Nearly 70 internationally educated nurses from about 15 countries are coming to practice at Alberta Health Services (AHS) as part of recruitment efforts designed to strengthen the organization’s rural health workforce and services.
The newly recruited nurses — all of whom are thoroughly screened and assessed to ensure they have the skills and experience to work as a registered nurse in Alberta — are now arriving in groups and continuing to arrive over the next few months. They will disperse to 30 AHS sites with the greatest staffing needs, starting in rural communities across northern and central Alberta. These AHS sites include hospitals, community health centres and long-term care facilities.
About 70 more nurses are anticipated to arrive in the next six months as they accept job offers and move through immigration, with more arriving in cohorts over the next two years.
“Our government is committed to removing barriers for internationally educated nurses to work in Alberta, and it’s exciting to see the results of our efforts paying off,” says Adriana LaGrange, Minister of Health. “Alberta is eager to welcome these newcomers, who will support the healthcare teams working tirelessly in rural communities, and we’re grateful to them for choosing our province as their new home.”
“We appreciate the remarkable journey of these nurses and the skills they bring to our rural workforce,” adds AHS President and CEO Mauro Chies. “They’ll benefit our rural sites immensely, which have experienced crucial staffing needs in recent years. Our existing workforce — the staff who’ve have been with us all along — are just as vital. Supporting them and helping them welcome these new team members are also part of our work to strengthen our workforce and system for Albertans.”
Stacy Greening, Chief Zone Officer for AHS North Zone, says filling even a single nursing position can make a big difference in rural sites and settings.
“Every health provider plays a critical role in caring for patients,” she says.
Greening’s Central Zone counterpart agrees.
“We are grateful to have these nurses joining our teams. Integrating into a community and workplace will be a big transition for them, and we know the warmth and support of our staff and communities will make an incredible difference,” says Janice Stewart, Chief Zone Officer for AHS Central Zone. “We look forward to working with them to help these nurses feel welcome.”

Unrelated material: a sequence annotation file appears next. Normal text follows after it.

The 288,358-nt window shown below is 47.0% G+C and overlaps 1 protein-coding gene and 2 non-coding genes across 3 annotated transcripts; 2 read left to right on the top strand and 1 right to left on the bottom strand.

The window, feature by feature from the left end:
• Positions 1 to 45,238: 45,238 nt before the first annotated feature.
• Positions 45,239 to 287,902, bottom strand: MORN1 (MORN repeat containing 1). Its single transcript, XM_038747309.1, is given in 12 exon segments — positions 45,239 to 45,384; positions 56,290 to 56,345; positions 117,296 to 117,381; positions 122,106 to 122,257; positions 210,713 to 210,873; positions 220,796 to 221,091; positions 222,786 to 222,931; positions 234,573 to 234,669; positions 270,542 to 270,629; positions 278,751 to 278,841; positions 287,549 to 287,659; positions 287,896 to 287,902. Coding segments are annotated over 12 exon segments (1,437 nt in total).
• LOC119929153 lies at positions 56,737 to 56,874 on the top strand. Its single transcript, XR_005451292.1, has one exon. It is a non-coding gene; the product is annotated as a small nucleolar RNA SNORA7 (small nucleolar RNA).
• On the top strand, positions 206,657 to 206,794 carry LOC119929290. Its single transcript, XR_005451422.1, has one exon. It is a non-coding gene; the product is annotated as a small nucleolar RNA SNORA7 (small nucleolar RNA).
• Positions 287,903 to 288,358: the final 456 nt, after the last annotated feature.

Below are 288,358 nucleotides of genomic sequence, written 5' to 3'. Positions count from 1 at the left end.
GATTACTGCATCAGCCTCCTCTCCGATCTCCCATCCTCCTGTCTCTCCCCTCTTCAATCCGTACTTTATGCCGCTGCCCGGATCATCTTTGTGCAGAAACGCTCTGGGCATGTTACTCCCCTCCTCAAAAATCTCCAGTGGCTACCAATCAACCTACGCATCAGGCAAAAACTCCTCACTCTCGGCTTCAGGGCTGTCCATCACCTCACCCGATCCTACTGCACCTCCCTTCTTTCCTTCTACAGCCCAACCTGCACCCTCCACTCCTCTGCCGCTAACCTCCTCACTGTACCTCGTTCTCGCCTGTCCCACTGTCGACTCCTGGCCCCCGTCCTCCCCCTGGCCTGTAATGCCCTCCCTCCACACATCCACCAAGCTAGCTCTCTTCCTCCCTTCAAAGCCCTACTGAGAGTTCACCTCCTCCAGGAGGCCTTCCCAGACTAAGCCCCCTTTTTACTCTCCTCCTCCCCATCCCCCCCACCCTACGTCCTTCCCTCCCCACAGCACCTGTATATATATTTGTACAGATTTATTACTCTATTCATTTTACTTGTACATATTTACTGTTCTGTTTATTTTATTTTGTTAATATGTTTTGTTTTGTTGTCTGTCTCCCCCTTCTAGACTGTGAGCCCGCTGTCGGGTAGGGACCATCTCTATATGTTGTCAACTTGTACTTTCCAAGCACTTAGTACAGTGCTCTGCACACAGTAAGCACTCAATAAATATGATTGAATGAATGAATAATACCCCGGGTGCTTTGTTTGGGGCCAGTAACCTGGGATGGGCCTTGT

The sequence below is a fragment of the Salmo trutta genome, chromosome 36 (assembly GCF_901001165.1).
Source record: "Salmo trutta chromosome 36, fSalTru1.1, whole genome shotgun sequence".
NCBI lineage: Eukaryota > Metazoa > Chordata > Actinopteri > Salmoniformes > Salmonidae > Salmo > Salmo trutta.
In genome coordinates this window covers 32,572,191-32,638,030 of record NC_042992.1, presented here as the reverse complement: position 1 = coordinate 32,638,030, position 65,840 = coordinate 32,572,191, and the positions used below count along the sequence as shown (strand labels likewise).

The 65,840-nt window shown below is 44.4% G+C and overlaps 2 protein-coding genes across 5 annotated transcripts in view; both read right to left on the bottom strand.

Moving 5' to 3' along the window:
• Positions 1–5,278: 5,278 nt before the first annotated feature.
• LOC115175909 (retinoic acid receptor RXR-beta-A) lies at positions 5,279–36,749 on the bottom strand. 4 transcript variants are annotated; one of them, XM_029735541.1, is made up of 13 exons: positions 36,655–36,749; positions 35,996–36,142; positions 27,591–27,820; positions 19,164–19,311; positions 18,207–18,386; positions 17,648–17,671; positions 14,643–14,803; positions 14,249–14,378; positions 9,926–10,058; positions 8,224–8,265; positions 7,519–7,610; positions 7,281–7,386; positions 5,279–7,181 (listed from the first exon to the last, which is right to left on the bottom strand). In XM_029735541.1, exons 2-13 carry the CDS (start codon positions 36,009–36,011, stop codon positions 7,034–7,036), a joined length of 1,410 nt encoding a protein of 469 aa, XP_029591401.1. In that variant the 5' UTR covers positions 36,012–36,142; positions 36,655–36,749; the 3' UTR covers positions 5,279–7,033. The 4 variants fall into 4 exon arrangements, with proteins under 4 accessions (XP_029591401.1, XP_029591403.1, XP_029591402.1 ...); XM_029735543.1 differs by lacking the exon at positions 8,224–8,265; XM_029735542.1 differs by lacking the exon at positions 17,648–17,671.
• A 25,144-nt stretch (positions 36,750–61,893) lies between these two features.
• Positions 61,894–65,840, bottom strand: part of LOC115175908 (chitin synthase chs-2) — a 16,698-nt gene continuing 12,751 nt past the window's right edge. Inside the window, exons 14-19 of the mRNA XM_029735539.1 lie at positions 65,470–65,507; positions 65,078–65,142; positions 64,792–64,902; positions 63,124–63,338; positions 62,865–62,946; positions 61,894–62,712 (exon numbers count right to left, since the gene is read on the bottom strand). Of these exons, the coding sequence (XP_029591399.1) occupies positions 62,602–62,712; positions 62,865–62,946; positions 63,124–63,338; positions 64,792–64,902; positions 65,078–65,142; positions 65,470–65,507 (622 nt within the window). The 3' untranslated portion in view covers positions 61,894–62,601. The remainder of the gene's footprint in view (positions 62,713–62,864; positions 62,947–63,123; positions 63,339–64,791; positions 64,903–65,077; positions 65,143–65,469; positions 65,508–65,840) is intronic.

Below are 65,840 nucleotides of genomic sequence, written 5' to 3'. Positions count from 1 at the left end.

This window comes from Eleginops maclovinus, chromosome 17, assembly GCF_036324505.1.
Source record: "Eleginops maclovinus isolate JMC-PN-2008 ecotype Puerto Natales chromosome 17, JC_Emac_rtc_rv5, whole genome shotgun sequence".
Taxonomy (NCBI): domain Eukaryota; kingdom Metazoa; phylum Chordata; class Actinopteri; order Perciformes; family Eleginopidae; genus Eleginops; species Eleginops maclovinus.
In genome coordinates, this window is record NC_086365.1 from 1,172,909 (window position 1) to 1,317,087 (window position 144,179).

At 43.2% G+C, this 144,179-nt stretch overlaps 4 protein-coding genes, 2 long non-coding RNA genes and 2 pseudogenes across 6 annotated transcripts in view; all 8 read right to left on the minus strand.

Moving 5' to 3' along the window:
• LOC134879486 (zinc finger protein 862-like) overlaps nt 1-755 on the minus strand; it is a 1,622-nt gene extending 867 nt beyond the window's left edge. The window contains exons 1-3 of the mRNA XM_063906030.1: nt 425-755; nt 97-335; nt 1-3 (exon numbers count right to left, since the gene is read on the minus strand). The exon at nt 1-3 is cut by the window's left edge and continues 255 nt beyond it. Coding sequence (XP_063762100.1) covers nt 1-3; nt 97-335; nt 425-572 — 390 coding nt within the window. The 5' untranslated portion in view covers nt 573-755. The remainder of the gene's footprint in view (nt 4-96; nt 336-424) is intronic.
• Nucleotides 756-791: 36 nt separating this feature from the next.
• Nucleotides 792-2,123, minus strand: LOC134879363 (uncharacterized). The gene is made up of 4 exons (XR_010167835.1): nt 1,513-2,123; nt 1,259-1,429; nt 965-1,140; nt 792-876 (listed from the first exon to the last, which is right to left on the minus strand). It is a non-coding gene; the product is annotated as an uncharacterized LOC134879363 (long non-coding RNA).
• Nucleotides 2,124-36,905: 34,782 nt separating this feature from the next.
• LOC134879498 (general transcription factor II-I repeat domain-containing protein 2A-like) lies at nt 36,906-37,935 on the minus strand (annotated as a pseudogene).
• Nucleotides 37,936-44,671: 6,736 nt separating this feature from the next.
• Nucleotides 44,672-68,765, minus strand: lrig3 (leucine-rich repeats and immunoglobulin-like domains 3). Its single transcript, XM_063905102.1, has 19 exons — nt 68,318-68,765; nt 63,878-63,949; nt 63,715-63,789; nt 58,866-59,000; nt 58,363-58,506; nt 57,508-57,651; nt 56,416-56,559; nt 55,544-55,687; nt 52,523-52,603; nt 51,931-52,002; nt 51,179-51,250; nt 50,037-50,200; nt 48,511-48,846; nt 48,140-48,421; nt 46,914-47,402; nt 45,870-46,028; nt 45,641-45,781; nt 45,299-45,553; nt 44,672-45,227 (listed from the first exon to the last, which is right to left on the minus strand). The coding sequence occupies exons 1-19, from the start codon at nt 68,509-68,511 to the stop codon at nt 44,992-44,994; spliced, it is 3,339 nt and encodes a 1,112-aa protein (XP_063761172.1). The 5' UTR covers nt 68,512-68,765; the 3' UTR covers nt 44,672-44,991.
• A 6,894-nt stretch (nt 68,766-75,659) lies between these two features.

AHS launched a series of internationally educated nurse recruitment campaigns last year, attracting thousands of applications from around the world.
“These nurses have answered the call from across the globe, and they’re bringing a great deal of skill and experience with them,” says Fadumo Robinson, Associate Chief Nursing Officer, who is leading AHS’ internationally educated nurse recruitment and integration efforts. “We want them to succeed and find fulfilment in their new workplaces and communities. Our integration strategy encompasses clinical and non-clinical supports offered through AHS and within the communities.”
Internationally educated nurses already employed by AHS as licensed practical nurses or healthcare aides are being offered support to expand their skills and knowledge to become registered nurses.
Plans are also underway to recruit nurses to intensive care units and emergency departments in urban centres. These efforts align with AHS’ comprehensive health workforce strategy to build and strengthen its workforce across the province.